Without doubt, one of the finest accounts of a participant of the Waterloo campaign. Mercer was famously in charge of "G" troop RHA during the campaign, and from the journal he kept at the time he formed this book. It is written with a jaunty air more often seen in the writings of French cavalry officers memoirs, a certain irreverence to rank and custom (his description of the Duc de Berri is particularly cutting) and a keen eye for detail and the anecdote. This edition is the first volume of a two volume series as originally published.
Having been stationed in Belgium for over a month during which time he offers a number of telling remarks on the country and its inhabitants, and their enthusiasm for the conflict, his troop arrived belatedly at the battle of Quatre Bars on the 16th June 1815 as the fighting died down. He was involved in covering the retreat of the Allied forces northward to Waterloo on the 17th. During this retreat Mercer sights Napoleon riding with the vanguard of his advanced forces, as he struggles to cover his retreating comrades, in a moment he refers to as "sublime".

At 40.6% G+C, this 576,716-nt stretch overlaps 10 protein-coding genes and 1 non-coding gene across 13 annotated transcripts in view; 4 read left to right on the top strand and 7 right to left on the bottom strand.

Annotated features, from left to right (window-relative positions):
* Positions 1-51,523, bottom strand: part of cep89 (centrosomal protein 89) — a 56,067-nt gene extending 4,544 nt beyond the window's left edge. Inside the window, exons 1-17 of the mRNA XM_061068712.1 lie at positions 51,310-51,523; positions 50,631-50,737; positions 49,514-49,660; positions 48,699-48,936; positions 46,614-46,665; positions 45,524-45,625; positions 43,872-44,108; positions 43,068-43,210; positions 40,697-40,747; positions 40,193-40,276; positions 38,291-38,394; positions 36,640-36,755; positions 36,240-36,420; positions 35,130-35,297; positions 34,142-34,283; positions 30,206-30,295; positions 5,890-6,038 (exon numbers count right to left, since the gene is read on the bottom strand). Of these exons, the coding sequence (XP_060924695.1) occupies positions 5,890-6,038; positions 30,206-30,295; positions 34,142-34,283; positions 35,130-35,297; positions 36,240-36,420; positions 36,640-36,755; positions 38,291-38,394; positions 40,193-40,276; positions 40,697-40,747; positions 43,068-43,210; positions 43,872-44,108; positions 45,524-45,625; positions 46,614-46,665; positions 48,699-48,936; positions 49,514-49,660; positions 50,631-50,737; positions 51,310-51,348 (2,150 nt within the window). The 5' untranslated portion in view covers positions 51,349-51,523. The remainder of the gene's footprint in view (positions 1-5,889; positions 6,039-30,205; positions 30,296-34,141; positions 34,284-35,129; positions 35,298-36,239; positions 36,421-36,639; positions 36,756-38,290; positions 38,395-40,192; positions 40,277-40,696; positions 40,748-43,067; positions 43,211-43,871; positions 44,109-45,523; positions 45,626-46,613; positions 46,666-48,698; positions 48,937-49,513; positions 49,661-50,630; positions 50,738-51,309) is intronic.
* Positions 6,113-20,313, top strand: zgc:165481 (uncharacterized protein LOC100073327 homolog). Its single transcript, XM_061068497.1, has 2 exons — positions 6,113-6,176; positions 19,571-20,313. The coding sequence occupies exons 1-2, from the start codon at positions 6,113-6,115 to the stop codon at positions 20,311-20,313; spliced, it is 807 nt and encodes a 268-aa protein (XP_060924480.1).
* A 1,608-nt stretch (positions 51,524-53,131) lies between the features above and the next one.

During the battle on the 18th his troop is in the thick of the fighting, during which time Mercer's account leaves no detail out, apart from his disobeying Wellington's order to avoid counter-battery fire. As the battle rolls on the magnificent and yet foolhardy charges of the massed French cavalry are recounted with their brave but ultimately futile attempt to break the squares on the ridge, Mercer and his troop pour fire into the horsemen mercilessly. As the Armée du Nord recoils from its final attack in disarray, Mercer is ordered with his men to follow up the retreating hordes, he replies to his superior "How?" as the charnel house surrounding his position contains the dead and dying horses needed to pull his guns.
The Text, whole and complete, is taken from 1870 edition, published by William Blackwood and Sons, Edinburgh
Author - General Alexander Cavalié Mercer (1783-1868)